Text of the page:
As a result, many European languages have borrowed many words from it. Arabic influence in vocabulary, is seen in European languages Spanish and to a lesser extent Portuguese, Catalan, owing to both the proximity of Christian European and Muslim Arab civilizations and 800 years of Arabic culture and language in the Iberian Peninsula, referred to in Arabic as al-Andalus. Sicilian has about 500 Arabic words as result of Sicily being progressively conquered by Arabs from North Africa, from the mid-9th to mid-10th centuries. Many of these words relate to related activities; the Balkan languages, including Greek and Bulgarian, have acquired a significant number of Arabic words through contact with Ottoman Turkish. Arabic has influenced many languages around the globe throughout its history; some of the most influenced languages are Persian, Spanish, Kashmiri, Bosnian, Bengali, Malay, Indonesian, Punjabi, Assamese, Sindhi and Hausa, some languages in parts of Africa. Conversely, Arabic has borrowed words from other languages, including Greek and Persian in medieval times, contemporary European languages such as English and French in modern times.
Classical Arabic is the liturgical language of 1.8 billion Muslims, Modern Standard Arabic is one of six official languages of the United Nations. All varieties of Arabic combined are spoken by as many as 422 million speakers in the Arab world, making it the fifth most spoken language in the world. Arabic is written with the Arabic alphabet, an abjad script and is written from right to left, although the spoken varieties are sometimes written in ASCII Latin from left to right with no standardized orthography. Arabic is a Central Semitic language related to the Northwest Semitic languages, the Ancient South Arabian languages, various other Semitic languages of Arabia such as Dadanitic; the Semitic languages changed a great deal between Proto-Semitic and the establishment of the Central Semitic languages in grammar. Innovations of the Central Semitic languages—all maintained in Arabic—include: The conversion of the suffix-conjugated stative formation into a past tense; the conversion of the prefix-conjugated preterite-tense formation into a present tense.
The elimination of other prefix-conjugated mood/aspect forms in favor of new moods formed by endings attached to the prefix-conjugation forms. The development of an internal passive. There are several features which Classical Arabic, the modern Arabic varieties, as well as the Safaitic and Hismaic inscriptions share which are unattested in any other Central Semitic language variety, including the Dadanitic and Taymanitic languages of the northern Hejaz; these features are evidence of common descent from Proto-Arabic. The following features can be reconstructed with confidence for Proto-Arabic: negative particles m *mā.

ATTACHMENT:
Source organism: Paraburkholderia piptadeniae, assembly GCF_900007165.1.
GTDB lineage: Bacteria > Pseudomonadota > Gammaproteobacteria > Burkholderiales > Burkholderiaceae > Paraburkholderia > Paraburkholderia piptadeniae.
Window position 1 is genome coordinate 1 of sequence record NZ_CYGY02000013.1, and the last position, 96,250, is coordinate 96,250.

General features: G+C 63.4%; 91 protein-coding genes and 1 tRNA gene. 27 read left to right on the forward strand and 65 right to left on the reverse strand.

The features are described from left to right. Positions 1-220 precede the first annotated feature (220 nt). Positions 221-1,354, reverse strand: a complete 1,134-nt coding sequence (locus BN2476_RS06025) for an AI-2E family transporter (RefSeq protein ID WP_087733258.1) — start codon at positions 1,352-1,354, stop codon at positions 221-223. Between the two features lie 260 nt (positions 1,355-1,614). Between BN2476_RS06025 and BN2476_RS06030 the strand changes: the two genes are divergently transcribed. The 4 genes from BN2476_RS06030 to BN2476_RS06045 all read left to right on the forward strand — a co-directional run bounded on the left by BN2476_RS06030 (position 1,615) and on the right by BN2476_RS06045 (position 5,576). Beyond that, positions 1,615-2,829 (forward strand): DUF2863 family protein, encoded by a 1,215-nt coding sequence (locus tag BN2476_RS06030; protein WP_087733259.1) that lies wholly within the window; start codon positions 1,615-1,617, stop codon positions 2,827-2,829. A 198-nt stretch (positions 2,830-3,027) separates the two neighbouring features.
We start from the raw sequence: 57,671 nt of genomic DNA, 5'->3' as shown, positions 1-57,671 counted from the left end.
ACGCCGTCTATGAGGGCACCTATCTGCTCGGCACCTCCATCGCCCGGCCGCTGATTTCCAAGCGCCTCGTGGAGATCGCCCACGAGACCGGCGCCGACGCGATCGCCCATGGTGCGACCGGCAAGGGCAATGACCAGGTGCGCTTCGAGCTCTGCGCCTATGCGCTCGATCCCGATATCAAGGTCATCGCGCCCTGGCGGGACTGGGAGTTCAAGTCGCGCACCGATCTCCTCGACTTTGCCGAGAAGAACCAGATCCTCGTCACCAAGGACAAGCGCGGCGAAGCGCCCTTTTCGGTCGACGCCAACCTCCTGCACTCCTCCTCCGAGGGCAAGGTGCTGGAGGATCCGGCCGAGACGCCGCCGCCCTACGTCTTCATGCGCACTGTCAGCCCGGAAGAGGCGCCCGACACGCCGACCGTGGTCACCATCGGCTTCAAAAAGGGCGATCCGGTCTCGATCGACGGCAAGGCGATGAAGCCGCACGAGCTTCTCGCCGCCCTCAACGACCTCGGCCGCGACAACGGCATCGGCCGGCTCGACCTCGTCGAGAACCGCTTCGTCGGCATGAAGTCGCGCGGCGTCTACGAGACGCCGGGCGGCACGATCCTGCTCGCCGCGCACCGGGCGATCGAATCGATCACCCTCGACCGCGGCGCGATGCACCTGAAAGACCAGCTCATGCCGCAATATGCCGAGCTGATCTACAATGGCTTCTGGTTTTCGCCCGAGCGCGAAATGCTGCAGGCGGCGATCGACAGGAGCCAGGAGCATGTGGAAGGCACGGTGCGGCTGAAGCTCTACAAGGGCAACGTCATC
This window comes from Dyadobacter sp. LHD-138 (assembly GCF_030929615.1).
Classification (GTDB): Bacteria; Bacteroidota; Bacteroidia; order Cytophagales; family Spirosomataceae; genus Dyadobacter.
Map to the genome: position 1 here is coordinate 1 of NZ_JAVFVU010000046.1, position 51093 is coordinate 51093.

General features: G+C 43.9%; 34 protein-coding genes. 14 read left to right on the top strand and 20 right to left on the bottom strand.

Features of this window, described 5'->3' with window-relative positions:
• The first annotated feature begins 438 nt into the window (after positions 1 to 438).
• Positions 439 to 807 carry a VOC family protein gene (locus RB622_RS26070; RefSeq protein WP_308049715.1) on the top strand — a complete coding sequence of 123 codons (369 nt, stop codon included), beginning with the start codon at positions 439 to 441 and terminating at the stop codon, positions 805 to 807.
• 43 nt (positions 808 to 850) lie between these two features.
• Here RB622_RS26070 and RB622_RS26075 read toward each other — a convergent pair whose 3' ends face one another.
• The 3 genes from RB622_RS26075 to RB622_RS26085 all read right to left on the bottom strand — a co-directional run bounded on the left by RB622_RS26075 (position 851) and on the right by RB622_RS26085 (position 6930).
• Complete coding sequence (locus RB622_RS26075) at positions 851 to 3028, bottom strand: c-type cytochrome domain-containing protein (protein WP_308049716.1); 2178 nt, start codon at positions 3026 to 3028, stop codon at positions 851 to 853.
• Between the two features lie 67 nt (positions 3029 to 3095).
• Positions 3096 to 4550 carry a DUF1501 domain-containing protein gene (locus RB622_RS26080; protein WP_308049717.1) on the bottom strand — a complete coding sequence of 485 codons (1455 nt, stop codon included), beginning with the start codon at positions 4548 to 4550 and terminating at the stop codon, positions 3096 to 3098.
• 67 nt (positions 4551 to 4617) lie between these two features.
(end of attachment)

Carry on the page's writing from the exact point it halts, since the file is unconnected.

Laayoune is the largest city of the occupied territory of Western Sahara. It is administered by Morocco; the modern city is thought to have been founded by the Spanish colonizer Antonio de Oro in 1938. In 1940, Spain designated it as the capital of the Spanish Sahara. Laâyoune is the capital of the Laâyoune-Sakia El Hamra region administered by Morocco under the supervision of the UN peace-keeping mission in Western Sahara; the town is divided in two by the dry river of Saguia el Hamra. On the south side is the old lower town, constructed by Spanish colonists. A cathedral from that era is still active. Laâyoune or El Aaiún are the French and Spanish transliterations of the Maghrebi Arabic name Layoun which means "the water springs". Laayoune has a mild desert climate, moderated by the Canary Current with an average annual temperature of 20 °C. Laayoune is the largest city in Western Sahara, it is a growing economic hub. The city is a hub for phosphate mining in the region. In 2010 the country was negotiating a new fishing agreement with Europe over offshore fishing.
The football club of the city is Jeunesse Massira. The club plays in the highest football league in the country. Jeunesse Massira uses Stade Sheikh Mohamed Laghdaf for training and games. Laayoune is served by Hassan I Airport. There is Colegio Español La Paz, owned by the Spanish government, it occupies a 17,000-square-metre property. In 2015 the parents' association, Asociación de Madres, Padres y Tutores de Alumnos del Colegio Español La Paz, asked for the establishment of secondary education so their children would not have to go to Las Palmas or Morocco to continue their education. Algiers, Algeria Almería, Spain Avilés, Spain Caracas, Venezuela Málaga, Spain Montevideo, Uruguay Lorca, Spain Sorrento, Italy List of cities in Western Sahara Official TV channel Official radio channel